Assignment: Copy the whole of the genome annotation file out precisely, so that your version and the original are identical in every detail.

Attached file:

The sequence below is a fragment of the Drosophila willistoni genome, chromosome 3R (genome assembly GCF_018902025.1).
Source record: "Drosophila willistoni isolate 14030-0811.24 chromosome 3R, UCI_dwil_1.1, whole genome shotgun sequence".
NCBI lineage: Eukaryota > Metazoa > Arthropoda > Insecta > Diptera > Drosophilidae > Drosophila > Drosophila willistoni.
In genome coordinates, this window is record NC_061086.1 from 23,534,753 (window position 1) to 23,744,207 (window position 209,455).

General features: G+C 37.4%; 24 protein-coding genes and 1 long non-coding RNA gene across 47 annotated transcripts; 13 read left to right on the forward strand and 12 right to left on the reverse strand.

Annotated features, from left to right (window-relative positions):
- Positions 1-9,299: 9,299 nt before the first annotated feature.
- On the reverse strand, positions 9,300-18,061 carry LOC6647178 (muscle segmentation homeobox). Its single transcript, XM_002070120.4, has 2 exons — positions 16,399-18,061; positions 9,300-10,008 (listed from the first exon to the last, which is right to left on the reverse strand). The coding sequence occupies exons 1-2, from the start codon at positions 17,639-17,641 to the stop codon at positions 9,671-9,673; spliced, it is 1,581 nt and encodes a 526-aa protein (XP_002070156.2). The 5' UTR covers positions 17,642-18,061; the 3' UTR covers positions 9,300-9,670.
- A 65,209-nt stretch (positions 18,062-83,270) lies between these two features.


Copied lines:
The sequence below is a fragment of the Drosophila willistoni genome, chromosome 3R (genome assembly GCF_018902025.1).
Source record: "Drosophila willistoni isolate 14030-0811.24 chromosome 3R, UCI_dwil_1.1, whole genome shotgun sequence".
NCBI lineage: Eukaryota > Metazoa > Arthropoda > Insecta > Diptera > Drosophilidae > Drosophila > Drosophila willistoni.
In genome coordinates, this window is record NC_061086.1 from 23,534,753 (window position 1) to 23,744,207 (window position 209,455).

General features: G+C 37.4%; 24 protein-coding genes and 1 long non-coding RNA gene across 47 annotated transcripts; 13 read left to right on the forward strand and 12 right to left on the reverse strand.

Annotated features, from left to right (window-relative positions):
- Positions 1-9,299: 9,299 nt before the first annotated feature.
- On the reverse strand, positions 9,300-18,061 carry LOC6647178 (muscle segmentation homeobox). Its single transcript, XM_002070120.4, has 2 exons — positions 16,399-18,061; positions 9,300-10,008 (listed from the first exon to the last, which is right to left on the reverse strand). The coding sequence occupies exons 1-2, from the start codon at positions 17,639-17,641 to the stop codon at positions 9,671-9,673; spliced, it is 1,581 nt and encodes a 526-aa protein (XP_002070156.2). The 5' UTR covers positions 17,642-18,061; the 3' UTR covers positions 9,300-9,670.
- A 65,209-nt stretch (positions 18,062-83,270) lies between these two features.